By Hastings resident Rosamond Palmer 

The ultimate trekking experience is often considered to be the Camino de Santiago. This 500-mile pilgrimage takes the average person 35 days to complete; hikers sleep in hostels and use the shops and restaurants en route, they need a day pack, a change of clothes and a sleeping bag. Compared to that, the Appalachian Trail (AT) is a walk in the wild, there are no amenities and, to give a sense of scale, it is like a footpath from Hastings to Dundee, times four.  The highest peak on the AT is Clingman’s Dome, one and a half times the height of Ben Nevis. On reaching the bottom of one mountain, it’s up the next. One hiker said, “It’s tiring going up, it’s painful coming down.” 

The through hiker on the AT has to carry everything they need. I hiked over a thousand miles but through just three towns: Hot Springs, Damascus and Harper’s Ferry. If I needed to resupply or take a rest day, I had to leave the trail and access a nearby town, but ‘nearby’ could mean thirty miles away. If it’s six days’ hike to the next town, then six days’ worth of food has to be carried. To begin with, I allowed myself 1lb of food a day but once I increased to 20 miles a day, it wasn’t enough. The choice lay between hunger or a heavier pack. Water is sourced from streams, springs and ponds. In spring, it’s plentiful; in summer, scarce. Running out of water also meant no supper or breakfast, as my food couldn’t be hydrated. 

It’s a privilege to live in the woods alongside bears, snakes, tortoises, wild cats, deer, birds, flowers and waterfalls. People fear the wild, especially bears and snakes, while I was respectful of both. From my point of view, we managed a delightful co-existence. It wouldn’t be a wild experience if the trail could be accessed frequently by road or provided hotels. About every eight miles is an open wooden shelter, near a water source. 

Demand for a space increases when it pours with rain and through hikers are given priority. I did occasionally sleep in the shelters, there was little point in seeking the privacy of my tent if I was the only visitor. Each night I hung my food in a tree so the bears weren’t attracted to my tent for dinner. Others experienced bears helping themselves or heard them growling and scratching the wooden walls.

Between people there is virtually no crime. As one young hiker pointed out, “No one nicks anything on the AT, they’d have to carry it!” The trail attracts young, old, male, female, families, groups and solo hikers, though most are young men. Money has no value, acceptance is the currency, and though it was unusual for a woman to be hiking alone, especially an OAP, I rarely felt my age to be a barrier.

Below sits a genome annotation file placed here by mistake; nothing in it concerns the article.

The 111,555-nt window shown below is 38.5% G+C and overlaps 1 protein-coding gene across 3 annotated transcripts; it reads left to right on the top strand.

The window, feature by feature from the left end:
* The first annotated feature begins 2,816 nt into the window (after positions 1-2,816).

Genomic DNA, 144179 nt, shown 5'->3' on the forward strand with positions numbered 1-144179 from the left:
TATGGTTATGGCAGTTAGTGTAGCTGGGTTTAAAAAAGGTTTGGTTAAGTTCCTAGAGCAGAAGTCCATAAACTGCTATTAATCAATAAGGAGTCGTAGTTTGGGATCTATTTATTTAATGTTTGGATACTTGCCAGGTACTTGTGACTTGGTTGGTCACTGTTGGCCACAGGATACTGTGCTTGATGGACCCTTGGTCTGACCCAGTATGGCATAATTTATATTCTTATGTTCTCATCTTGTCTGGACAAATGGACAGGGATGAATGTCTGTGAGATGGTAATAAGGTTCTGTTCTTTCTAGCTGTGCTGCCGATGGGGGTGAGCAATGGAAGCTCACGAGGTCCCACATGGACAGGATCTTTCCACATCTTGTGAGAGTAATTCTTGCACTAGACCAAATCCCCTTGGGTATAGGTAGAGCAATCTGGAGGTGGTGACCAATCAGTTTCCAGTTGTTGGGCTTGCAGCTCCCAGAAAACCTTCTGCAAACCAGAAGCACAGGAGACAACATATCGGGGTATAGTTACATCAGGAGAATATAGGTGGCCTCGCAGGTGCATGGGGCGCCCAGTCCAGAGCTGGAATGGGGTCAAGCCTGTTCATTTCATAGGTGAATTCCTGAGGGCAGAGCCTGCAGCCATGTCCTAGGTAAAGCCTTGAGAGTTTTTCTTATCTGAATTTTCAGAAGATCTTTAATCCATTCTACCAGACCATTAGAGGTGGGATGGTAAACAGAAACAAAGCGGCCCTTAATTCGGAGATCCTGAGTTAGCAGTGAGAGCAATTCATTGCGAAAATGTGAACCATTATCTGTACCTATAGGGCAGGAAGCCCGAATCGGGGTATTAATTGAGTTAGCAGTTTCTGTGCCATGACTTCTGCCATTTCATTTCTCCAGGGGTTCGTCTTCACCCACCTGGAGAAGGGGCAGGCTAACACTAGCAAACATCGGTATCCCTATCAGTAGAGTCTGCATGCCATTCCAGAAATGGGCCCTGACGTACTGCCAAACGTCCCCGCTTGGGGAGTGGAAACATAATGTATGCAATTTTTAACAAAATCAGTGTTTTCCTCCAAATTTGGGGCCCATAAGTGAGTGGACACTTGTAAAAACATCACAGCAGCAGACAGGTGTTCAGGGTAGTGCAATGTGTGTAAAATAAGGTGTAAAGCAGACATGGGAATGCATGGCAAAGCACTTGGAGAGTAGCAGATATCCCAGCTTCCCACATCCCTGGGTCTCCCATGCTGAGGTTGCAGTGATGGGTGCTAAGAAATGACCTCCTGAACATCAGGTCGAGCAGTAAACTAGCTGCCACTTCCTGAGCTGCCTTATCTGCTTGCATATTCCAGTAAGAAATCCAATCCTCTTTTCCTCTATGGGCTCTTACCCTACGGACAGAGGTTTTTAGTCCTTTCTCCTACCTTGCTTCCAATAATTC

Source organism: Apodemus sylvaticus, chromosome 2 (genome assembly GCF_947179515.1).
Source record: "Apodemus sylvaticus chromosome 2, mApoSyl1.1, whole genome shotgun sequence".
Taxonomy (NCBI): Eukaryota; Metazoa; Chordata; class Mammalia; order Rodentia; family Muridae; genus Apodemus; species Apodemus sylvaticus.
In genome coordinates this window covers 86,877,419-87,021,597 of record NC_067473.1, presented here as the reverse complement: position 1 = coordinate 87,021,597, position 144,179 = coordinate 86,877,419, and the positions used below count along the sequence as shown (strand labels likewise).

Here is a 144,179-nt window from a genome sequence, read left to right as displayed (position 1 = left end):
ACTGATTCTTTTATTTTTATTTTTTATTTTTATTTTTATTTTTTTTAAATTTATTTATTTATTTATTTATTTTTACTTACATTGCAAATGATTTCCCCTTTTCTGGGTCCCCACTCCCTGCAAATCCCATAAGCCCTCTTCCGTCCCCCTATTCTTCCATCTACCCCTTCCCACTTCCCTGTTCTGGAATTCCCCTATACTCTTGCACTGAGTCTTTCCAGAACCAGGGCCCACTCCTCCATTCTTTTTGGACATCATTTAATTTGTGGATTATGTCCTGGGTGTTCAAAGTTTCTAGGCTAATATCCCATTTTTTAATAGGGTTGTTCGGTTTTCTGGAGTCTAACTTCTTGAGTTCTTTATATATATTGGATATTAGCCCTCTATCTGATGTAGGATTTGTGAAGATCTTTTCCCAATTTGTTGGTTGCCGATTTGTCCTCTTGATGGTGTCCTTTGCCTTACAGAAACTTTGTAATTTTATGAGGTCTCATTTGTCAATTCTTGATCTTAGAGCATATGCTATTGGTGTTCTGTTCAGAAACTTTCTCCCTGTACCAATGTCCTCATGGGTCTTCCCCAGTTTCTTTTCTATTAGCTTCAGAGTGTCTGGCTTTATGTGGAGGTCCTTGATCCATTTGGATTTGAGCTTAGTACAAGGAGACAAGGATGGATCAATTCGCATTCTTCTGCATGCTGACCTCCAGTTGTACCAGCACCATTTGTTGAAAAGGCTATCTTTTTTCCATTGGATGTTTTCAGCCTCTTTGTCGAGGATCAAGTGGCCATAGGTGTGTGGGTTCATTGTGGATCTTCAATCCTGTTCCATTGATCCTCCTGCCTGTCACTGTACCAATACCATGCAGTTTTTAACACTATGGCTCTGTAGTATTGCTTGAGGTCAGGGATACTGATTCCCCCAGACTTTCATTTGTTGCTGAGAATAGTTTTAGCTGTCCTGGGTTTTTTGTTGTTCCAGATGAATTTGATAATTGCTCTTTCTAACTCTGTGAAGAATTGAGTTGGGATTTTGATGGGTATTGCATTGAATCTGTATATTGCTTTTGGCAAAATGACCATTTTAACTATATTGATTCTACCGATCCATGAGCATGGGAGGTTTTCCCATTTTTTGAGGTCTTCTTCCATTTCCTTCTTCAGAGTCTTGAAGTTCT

The mountain range is synchronised with the peaks and troughs of emotions. A large sleeping rattle snake, which I’d misidentified as a pile of bear scat, sprang to life, head hissing, tail rattling a foot off the ground, informing me I might like to seek a different path. Phew! But what an experience and, like most animals, it gave me a good warning. It did not attack. My biggest fear was losing the trail, that thin strand of security, a couple of yards wide and 2190 miles long which keeps the hiker connected to safety. Lose it and it is deep woodland, which probably no person has ever set foot in. On one occasion, I had no idea where the path was, a large owl launched itself out of the undergrowth and while I stood awe struck by its magnificence, I caught sight of a white blaze, the AT marker, and was back on track.

At the start of the trail, I fell into walking with other hikers and was adopted by a family. I loved the companionship and the spark of laughter as we enjoyed minor catastrophes. In total, I shared about four weeks with fellow hikers, but other than that, I travelled alone. As I progressed, the trail became less frequented and, at one stage, I hiked for three days without seeing anyone. I thought I was safe to take a bath in the sparkling waters at Dismal Falls only to be interrupted. In Britain, few people would be troubled but the American attitude to nudity, especially in the Bible Belt, appeared prudish.

It can be gruelling clambering over fallen trees or scrambling up steps built of boulders. Leg muscles turn to jelly: I would unstrap my rucksack, heave it up to the next step, then haul myself up and move onto the next boulder, and balance along a high narrow ridge. On solitary days I would think, “If I fall, I could be lying here for forever”. My mobile phone signal was intermittent.

Before entering The Great Smoky Mountain National Park, through hikers have to sign a declaration taking complete responsibility for themselves.
The dense woodland makes it impossible for a helicopter to land or locate someone, equally there are few access roads for emergency vehicles to support a rescue. The rangers ride horses to cover the long distances.

The torrential rain looks like smoke. My feet were sodden for days, and turned white. To avoid a case of trench foot, I enjoyed three days of comfort in a motel and waited it out. The owner of a hostel where I’d previously stayed, called to check I was okay. He said no one had seen me lately. It is an example of how hikers look out for one another. Three and a half months after starting out, and a couple of stone lighter, I entered The Conservancy Headquarters, Harper’s Ferry, the official half-way point on the Appalachian Trail. 

We never know what’s in store: if I’d waited another year, I would have been locked down. 

You can see a video of Rosamand’s adventure on YouTube Rosamond’s Amazing Appalachian Adventure.

• Read part one here

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